Fifteen Delaware City Schools students have been invited to present at the District Science and Engineering Fair at The Ohio State University Marion campus on March 23.
In order to be invited, students had to earn a Superior rating during the Delaware City Schools Science and Engineering Fair on Feb. 21.
Students who earned Superior ratings are Elizabeth Childers, a junior; Caylee Combs, a sophomore; Walt Conte, a seventh-grader; Amber Cromlish, a freshman; Ethan Hazelton, a junior; Katie Hejmanowski, a freshman; Molly Hornberger, a freshman; Teagan Knutson, a freshman; Evan Maus, a seventh-grader; Brynn McGrail, a sophomore; Rena Ouyang, a sophomore; Amelia Stranges, an eighth-grader; Megan Wallace, an eighth-grader; Elizabeth White, a junior; and Hallie Wright, a sophomore.
The students worked on their projects for months and studied a variety of topics ranging from bio-luminescent micro-organisms to thermal generators or self-regulating fans.
The sophomore duo of McGrail and Combs studied duckweed’s absorption of Nitrogen and how much runoff duckweed can take. McGrail said their project continued off a similar experiment they did on duckweed last year, which took them to the state competition. They earned second place in the Life Sciences category.
“I was relieved (we made it to districts,)” McGrail said. “If we didn’t make it to districts, we would be sad.”
Combs said they aren’t really nervous to present their research at the competition, because they’ve done it so many times already.
“You go through what you’re saying and your presentation a lot of times,” Combs said.
“It got a lot easier as we went,” McGrail added. “We’re a lot more confident in our project this year than we were last year. We had a lot of problems and got stressed out and wanted to quit, but now it’s nice to see how we got through all the issues and made something really nice of it.”
Seventh-grade student Walt Conte said he created a thermo-electric generator after spending time at his grandparent’s home over the summer and experiencing frequent power outages.
“I was trying to think of a way I could produce electricity conveniently in a situation like that,” Conte said. “… So I built a generator using what are essential portable refrigerator parts so they take heat from one side of the plate and transfer it to the other, which produces a small voltage. With this, I tested how much electricity I could produce and how long I could safely sustain a voltage of five volts.”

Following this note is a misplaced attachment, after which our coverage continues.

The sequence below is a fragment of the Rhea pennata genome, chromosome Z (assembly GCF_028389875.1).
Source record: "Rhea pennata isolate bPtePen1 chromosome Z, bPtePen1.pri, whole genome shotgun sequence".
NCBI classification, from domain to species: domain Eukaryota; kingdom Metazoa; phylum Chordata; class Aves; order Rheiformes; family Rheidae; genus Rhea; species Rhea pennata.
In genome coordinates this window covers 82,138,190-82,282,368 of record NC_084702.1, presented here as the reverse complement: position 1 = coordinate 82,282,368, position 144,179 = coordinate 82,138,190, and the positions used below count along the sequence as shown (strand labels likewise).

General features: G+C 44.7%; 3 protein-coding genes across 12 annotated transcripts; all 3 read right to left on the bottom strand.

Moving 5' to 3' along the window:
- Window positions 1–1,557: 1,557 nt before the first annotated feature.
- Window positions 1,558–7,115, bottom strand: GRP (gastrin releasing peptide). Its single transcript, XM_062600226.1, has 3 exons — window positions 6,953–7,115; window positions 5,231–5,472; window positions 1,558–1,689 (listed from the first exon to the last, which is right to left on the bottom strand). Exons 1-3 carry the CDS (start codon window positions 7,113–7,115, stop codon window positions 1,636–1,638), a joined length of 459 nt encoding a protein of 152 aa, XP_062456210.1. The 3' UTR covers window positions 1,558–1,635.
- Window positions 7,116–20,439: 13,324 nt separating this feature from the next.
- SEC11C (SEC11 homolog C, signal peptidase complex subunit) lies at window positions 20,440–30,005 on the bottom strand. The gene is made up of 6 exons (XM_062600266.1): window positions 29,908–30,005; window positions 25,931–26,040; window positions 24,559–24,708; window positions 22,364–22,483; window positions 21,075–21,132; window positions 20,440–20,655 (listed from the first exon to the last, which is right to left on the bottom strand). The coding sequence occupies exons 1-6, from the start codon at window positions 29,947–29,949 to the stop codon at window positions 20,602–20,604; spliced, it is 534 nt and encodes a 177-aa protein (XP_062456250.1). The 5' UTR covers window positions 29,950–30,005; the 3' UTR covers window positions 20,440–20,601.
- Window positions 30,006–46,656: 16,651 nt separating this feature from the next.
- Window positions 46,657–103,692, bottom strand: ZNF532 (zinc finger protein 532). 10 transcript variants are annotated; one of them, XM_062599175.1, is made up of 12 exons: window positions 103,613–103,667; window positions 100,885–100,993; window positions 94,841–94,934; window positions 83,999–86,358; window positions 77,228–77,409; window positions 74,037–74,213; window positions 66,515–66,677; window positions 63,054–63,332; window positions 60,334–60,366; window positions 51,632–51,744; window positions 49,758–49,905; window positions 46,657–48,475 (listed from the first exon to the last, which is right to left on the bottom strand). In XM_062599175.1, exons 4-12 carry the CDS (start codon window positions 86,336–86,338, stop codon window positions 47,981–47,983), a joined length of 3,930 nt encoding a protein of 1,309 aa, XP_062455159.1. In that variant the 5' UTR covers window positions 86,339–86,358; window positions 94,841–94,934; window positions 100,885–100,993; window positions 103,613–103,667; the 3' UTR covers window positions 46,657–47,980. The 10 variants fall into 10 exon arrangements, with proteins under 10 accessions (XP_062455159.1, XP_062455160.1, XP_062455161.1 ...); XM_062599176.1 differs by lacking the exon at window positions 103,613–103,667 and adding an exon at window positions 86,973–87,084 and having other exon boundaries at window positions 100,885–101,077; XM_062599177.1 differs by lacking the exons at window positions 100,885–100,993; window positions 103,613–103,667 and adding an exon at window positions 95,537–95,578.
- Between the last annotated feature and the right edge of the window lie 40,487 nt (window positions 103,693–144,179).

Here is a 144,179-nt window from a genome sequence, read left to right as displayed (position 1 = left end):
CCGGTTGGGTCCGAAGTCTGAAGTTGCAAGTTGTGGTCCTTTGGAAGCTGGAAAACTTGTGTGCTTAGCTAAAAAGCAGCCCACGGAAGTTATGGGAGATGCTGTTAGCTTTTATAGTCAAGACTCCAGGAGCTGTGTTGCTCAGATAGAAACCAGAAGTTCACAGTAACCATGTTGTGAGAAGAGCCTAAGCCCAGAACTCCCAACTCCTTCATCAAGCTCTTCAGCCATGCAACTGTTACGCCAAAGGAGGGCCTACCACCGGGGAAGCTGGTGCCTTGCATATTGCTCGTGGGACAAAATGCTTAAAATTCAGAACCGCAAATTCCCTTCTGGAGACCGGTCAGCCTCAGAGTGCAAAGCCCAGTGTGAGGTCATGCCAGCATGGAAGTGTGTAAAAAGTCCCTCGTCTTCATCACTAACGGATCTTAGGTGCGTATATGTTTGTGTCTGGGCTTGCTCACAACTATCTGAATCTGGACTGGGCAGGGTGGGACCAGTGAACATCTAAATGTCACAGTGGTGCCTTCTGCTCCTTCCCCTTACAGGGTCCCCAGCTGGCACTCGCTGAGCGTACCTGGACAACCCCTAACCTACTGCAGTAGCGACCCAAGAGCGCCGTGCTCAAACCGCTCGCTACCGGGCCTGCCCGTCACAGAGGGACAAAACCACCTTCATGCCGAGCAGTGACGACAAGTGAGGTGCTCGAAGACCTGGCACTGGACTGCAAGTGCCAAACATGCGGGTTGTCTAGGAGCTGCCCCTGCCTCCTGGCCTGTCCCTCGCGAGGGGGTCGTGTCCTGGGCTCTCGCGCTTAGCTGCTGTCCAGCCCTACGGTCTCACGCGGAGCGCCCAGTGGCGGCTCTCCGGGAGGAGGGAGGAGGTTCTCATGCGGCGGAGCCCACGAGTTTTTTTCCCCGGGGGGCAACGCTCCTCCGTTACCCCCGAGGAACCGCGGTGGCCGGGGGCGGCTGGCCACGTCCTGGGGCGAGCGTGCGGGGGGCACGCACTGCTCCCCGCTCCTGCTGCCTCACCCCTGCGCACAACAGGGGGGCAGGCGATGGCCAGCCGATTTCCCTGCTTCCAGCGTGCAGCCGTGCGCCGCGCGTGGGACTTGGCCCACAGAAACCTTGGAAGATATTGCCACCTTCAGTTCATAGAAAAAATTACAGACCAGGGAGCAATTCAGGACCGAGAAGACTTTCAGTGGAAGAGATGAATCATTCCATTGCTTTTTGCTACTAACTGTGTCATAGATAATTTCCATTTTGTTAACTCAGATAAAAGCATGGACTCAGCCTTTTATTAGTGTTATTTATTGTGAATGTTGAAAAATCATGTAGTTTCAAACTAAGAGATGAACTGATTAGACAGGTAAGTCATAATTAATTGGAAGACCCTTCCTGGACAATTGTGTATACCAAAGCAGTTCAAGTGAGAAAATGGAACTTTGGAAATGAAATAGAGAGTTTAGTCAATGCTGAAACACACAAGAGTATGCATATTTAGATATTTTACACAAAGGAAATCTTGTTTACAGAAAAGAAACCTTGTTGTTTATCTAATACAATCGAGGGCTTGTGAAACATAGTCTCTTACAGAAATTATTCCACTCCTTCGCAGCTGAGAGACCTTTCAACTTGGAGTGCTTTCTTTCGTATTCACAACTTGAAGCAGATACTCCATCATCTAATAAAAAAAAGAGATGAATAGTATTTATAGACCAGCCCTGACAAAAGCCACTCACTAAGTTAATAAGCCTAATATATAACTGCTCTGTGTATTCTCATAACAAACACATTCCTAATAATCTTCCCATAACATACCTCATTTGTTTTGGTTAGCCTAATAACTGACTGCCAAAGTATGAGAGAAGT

Conte said he enjoys working with electricity, because it requires a lot of work and discipline. He earned second place in the Physical Sciences & Engineering category at the Delaware Count Fair.
“Last year, I made an electric generator that used pee … my parents weren’t thrilled about that,” Conte laughed. “I had to do something less crazy (this year).”
Conte said he was nervous at first but has done so many science fairs, including a trip to the state competition, and he’s excited for the district competition.
Junior student Ethan Hazelton took home first place in the Physical Sciences and Engineering division for his work on a self-regulating fan that turns itself off if the room becomes too cold.
Hazelton said he got the idea because he likes to sleep with a fan on but hates waking up to a cold room.
“I did a lot of research,” Hazelton said, adding that he learned to build the fan and how to program the controls. “I learned from about 30 different sources. It was helpful for me to branch out.”
Hazelton added he went to the district competition when he was a freshman, and he is glad he made it again this year.
“It’s just a fun experience,” Hazelton said. “There are a lot of different scholarships available. I just love science.”
Other students that presented their projects at the Delaware City Schools Fair were ninth-graders Taylor Brown, Bailey Christiansen, Danny Gabel, Jamie Hake, Ryne Higgins, Lucas McKeen, Evelyn Mignanou, Claire Oakes, Madison Salyers, Megan Smart, Sam Tedeschi, Kenzie Votaw and Juli Williams.